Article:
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The fennel fancier

Categories: News and previews

Ahead of her fennel-themed Demo Kitchen appearance, Jenny Chandler sings the praises of this crisp, aniseedy vegetable

As a child, brought up in rural Worcestershire, the greens we ate came from our vegetable patch, with a few gaps filled by the rather unadventurous local greengrocer’s. Fennel was not on the menu. Years later, as a cook on a sail boat I really fell for this newcomer to my repertoire. It’s hardly surprising that I was beguiled by its charms: I was working in Italy where fennel is better understood and more lovingly cooked than anywhere else on the planet.

Fennel is most commonly known as a tall, feathery looking herb, grown for its aniseed flavoured leaves and seeds but today I’m talking about the cultivar Florence fennel (known as finocchio in Italy) eaten as a vegetable with its swollen, bulb-like stem base. Once harvested and trimmed of foliage, Florence fennel, with its voluptuous curves, looks rather like a Rubenesque bulb of celery. In fact, the more round-hipped and fleshy the better, as far as an Italian cook is concerned. It’s best eaten when really fresh, so a few perfectly perky, bright green fronds poking from the top are always a good sign (great for chopping and sprinkling as a tasty garnish too). Once purchased, keep fennel in the fridge and use as soon as possible.

Crisp and assertive
One of the beauties of fennel as a vegetable is its split personality: as a raw ingredient, it’s crisp and assertively aniseedy, while long, slow cooking delivers a more subtle, soft sweetness. Some dismiss fennel as too strong a taste, but it’s just a question of knowing if, when and how to tame its potent flavour.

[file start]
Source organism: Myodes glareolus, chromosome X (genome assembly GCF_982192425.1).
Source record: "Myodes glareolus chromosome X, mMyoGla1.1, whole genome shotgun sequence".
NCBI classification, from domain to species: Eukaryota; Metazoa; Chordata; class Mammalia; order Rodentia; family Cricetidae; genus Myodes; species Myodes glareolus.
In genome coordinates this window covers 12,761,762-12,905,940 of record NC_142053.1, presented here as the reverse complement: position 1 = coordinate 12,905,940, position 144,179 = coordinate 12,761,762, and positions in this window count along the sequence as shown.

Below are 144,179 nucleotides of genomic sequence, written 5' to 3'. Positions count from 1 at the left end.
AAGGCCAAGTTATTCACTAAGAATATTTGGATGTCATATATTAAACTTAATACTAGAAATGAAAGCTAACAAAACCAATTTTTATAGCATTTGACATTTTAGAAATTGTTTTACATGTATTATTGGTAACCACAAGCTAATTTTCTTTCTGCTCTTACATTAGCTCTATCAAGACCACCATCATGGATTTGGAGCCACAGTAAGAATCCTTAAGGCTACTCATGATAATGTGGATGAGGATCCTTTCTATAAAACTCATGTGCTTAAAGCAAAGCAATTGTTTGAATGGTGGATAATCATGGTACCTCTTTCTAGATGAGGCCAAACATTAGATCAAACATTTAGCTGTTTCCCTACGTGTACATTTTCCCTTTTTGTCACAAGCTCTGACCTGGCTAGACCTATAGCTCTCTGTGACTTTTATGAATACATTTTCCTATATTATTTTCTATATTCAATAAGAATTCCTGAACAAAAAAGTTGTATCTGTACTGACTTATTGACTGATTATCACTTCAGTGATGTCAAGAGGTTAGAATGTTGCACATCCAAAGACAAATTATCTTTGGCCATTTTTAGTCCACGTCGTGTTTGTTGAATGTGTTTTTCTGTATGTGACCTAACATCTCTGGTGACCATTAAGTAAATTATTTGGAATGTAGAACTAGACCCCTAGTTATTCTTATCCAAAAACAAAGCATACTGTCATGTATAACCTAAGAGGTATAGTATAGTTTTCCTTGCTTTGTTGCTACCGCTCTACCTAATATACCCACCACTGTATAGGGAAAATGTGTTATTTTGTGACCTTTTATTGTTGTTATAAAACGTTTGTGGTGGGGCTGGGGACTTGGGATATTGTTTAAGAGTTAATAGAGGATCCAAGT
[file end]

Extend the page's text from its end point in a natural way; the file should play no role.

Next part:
Finely sliced, raw fennel makes a perfectly cleansing, rather sharp and crunchy salad. Just remember to cast aside the outer, stringy layers (they go in the freezer to flavour your next chicken or vegetable stock), to toss the slices in citrus juice to stop them oxidising or browning, and if you’re really looking for optimum crunch, to soak in iced water in the fridge for an hour. In Italy, simple, naked fennel is sometimes eaten raw at the end of a meal instead of fruit, to clear the palate and help digestion. I love the Sicilian-style salad of thin shavings of the bulb with fresh oranges, black olives and a splash of extra virgin olive oil, stunning alongside some oily fish such as mackerel. Umami-rich sun blush (also known as semi-sundried) tomatoes are heaven with shredded fennel, grated parmesan and a few nuts such as almonds, hazelnuts or walnuts thrown in.

Perfectly tender
Once cooked, fennel’s more mellow character comes through and many a finocchio-doubter will be won over. The best way to ensure perfectly tender fennel when serving in large pieces is to quarter your bulb and simmer for about 15 minutes until tender in lightly salted water (try using the leftover water for cooking pasta, it’s superb). Drain the fennel well and then proceed to roast, grill or even dip in egg and breadcrumbs and fry. Perhaps the best way of all is a simple gratin: just place the blanched fennel in a flat oven dish with plenty of butter, black pepper and a generous sprinkling of parmesan and roast until golden.

Fennel plays a superb second fiddle to many other ingredients too. Try cooking finely chopped fennel with tomatoes as the base of a classic fish soup or to accompany lamb in a stew. Diced cured ham, fennel and breadcrumbs make a wonderful stuffing for oily fish and roasted fennel puree is a magical way to scent a creamy cannellini bean soup.

Do join me, the fennel fancier, on Friday—exploring the fabulous versatility of an often-overlooked vegetable.

Join Jenny for tips, tastings and recipes on Friday 30th June in the Market Hall, 12:30-2pm